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FEATURED: An Open Letter To National Security Minister Albert Kan Dapaah!!!...

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22.06.2004 NDC News

NDC arms supporters

By Chronicle

... As December elections approach AS AN initial step towards wooing the majority of Ghanaians to give it another mandate to rule the nation, the opposition National Democratic Congress (NDC), is currently arming its numerous supporters across the country with what can best be described as “electoral campaign bullets,” the firing of which may be devastating to the other contending parties. The Chronicle can report on authority that the party has made available to its supporters different campaign dossiers containing pieces of information which, when not well responded to by the other parties, particularly the ruling New Patriotic Party (NPP), may catapult the umbrella party to the top.

The dossiers, copies of which have been cited by yours truly, appear to suggest that the party was only keeping quiet over the issue of having pushed the nation into a ¢41 trillion debt at the time it left office, only to give the citizens of this nation the true picture of the state of the economy.

One of the documents made available to activists of the party for photocopying and redistribution is captioned, “ State of Government Finances as at January 2001.” This was the date when the wielders of political power in the NDC regime, handed over their symbols of authority to NPP think-tanks to continue the political administration of the nation.

The document catalogues the quantum of money that the NDC government left in the nation's coffers at the time it left office. The figures, said to have been obtained from the Central Bank, show that at the time the current government took over the administration of the country, external reserves stood at $300 million.

It continues that credit balance on government account at the Bank of Ghana was ¢1.3 trillion, with an un-disbursed loan balance of $230 million, while amount deposited at Ghana Commercial Bank for the opening of letters of credit for oil imports stood at ¢900 billion.

Also captured at the same page of the document is the headline, “ NPP leaders who served in the PNDC.” This section of the dossier, which is said to preach to supporters and non-supporters of the party alike, to appreciate the involvement of top NPP men and women, including President Kufuor himself, in whatever happened during the administration of the PNDC, clearly catalogues names of current government officials who served as ministers (then secretaries) in different sectors in the PNDC government.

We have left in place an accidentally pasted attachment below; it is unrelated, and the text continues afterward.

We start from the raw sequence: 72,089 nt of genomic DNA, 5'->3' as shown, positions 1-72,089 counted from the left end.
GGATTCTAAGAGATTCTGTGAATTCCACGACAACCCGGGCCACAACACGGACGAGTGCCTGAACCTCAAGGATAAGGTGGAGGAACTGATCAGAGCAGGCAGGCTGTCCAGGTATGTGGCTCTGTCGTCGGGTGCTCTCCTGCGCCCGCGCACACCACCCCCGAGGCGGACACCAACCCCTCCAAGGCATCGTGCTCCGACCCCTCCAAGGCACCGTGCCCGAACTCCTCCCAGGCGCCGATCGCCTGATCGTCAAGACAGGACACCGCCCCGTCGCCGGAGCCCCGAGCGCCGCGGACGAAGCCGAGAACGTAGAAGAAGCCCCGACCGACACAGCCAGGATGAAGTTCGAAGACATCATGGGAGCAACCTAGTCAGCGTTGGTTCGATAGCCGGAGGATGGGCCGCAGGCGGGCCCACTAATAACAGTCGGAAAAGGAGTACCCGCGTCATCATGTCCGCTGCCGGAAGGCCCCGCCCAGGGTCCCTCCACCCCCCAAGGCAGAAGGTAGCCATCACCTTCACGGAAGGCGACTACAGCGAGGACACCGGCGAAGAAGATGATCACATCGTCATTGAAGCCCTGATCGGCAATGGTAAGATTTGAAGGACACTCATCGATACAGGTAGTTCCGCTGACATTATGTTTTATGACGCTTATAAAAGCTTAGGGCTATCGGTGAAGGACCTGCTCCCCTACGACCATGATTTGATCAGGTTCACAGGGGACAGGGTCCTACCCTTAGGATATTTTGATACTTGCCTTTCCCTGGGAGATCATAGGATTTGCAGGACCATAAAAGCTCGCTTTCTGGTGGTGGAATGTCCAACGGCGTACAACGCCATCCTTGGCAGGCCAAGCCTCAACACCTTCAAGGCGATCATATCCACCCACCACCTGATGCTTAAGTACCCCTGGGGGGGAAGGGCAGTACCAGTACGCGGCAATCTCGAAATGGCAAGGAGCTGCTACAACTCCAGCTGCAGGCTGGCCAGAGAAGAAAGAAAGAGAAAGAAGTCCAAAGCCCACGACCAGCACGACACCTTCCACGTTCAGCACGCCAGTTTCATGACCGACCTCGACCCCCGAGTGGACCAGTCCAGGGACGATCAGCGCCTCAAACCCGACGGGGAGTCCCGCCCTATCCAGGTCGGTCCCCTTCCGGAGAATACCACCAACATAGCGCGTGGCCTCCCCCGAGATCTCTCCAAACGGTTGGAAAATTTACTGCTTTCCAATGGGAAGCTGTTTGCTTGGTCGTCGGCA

First on the list is J. A. Kufuor, (supposedly President Kufuor), PNDC Secretary for Local Government.

Closely following the President on the list is Major Courage Quarshigah, current minister for Food and Agriculture who is captured as Chief Operations Officer, PNDC Secretariat, Gondar Barracks.

Capt.(rtd) Nkrabea Effah Darteh, current Deputy Minister of Local Government and Rural Development, follows as someone who was released by the 31st December Revolution and appointed Vice Chairman, National Investigations committee of the PNDC.

Next on the list is Miss Christine Churcher, Minister of State in charge of Primary, and Secondary and Girl-child Education, as the then PNDC secretary for Cape Coast.

Also named as the AFRC's Liaison Officer (Prime Minister) is General Joshua Hamidu, Former National security co-coordinator and presently, Ghana's High Commissioner to Nigeria.

The list ends with Okakyir Kwabena Edusah, Deputy majority chief whip and NPP's Member of Parliament for Nkawkaw. Hon. Edusah is said to have been a PNDC operative and was, at the time, affectionally known to his comrades as “Nkawkaw Rawlings.”

Yet another copy of the dossier that was sighted by the lens of The Chronicle is captioned, “Lest We Forget”, with the introduction as follows: “ NPP, then in opposition, vigorously campaigned against the high electricity charges inflicted on the people of Ghana through what they termed as “NDC bad administration.”

The good people of Ghana must have the courage to compare NDC rule and NPP rule; which one is more sensitive to the plight of the ordinary people of Ghana?”

Directly following this introductory paragraph is a computation of domestic user charges of electricity. The tabulated computation shows units of current consumed and its corresponding domestic user charges as at December 2000 (end of NDC rule) and those for December 2003 (NPP rule) with the differences indicated accordingly.

The units as stated in the document are: 50, 100, 200, 300, 400 and 500.The corresponding charges (all in cedis) as at December 2000 have been given as 4,110; 10,220; 23,940; 39,160; 61,380 and 83,600 while that for December 2003, are respectively, 29,260; 58,520; 117;040, 175,560; 277,580 and 379,600.

Accordingly the difference in charges between December 2000 and the same month 2003 are 25,150; 48,300; 93,100; 136,400; 216,200 and 296,000 respectively.

The dossier ends with the words, “please note, no one, neither politicians, print nor electronic media can decide for you. Make ten copies to your friends.”

These closing words are ostensibly meant for the recipients of the documents.

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